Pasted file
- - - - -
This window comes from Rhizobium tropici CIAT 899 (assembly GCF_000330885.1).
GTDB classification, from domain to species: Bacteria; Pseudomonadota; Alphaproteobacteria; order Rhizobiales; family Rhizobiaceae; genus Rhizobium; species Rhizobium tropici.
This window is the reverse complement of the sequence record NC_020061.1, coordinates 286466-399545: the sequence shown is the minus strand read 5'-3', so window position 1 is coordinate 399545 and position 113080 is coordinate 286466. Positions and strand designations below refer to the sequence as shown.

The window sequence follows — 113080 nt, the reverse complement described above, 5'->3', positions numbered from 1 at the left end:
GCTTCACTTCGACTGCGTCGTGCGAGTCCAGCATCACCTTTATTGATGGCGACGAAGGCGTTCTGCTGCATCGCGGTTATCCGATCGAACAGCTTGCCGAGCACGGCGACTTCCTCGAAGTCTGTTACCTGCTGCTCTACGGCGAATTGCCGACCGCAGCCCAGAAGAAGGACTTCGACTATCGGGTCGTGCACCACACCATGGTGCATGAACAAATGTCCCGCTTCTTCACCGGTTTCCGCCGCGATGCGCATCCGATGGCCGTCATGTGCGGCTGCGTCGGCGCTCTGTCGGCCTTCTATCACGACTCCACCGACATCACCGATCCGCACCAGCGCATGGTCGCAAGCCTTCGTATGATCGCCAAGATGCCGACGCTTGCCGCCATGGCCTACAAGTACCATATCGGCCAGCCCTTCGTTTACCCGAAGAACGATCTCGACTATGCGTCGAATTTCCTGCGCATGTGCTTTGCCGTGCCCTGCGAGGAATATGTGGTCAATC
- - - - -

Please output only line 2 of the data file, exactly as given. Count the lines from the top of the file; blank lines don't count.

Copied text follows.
GTDB classification, from domain to species: Bacteria; Pseudomonadota; Alphaproteobacteria; order Rhizobiales; family Rhizobiaceae; genus Rhizobium; species Rhizobium tropici.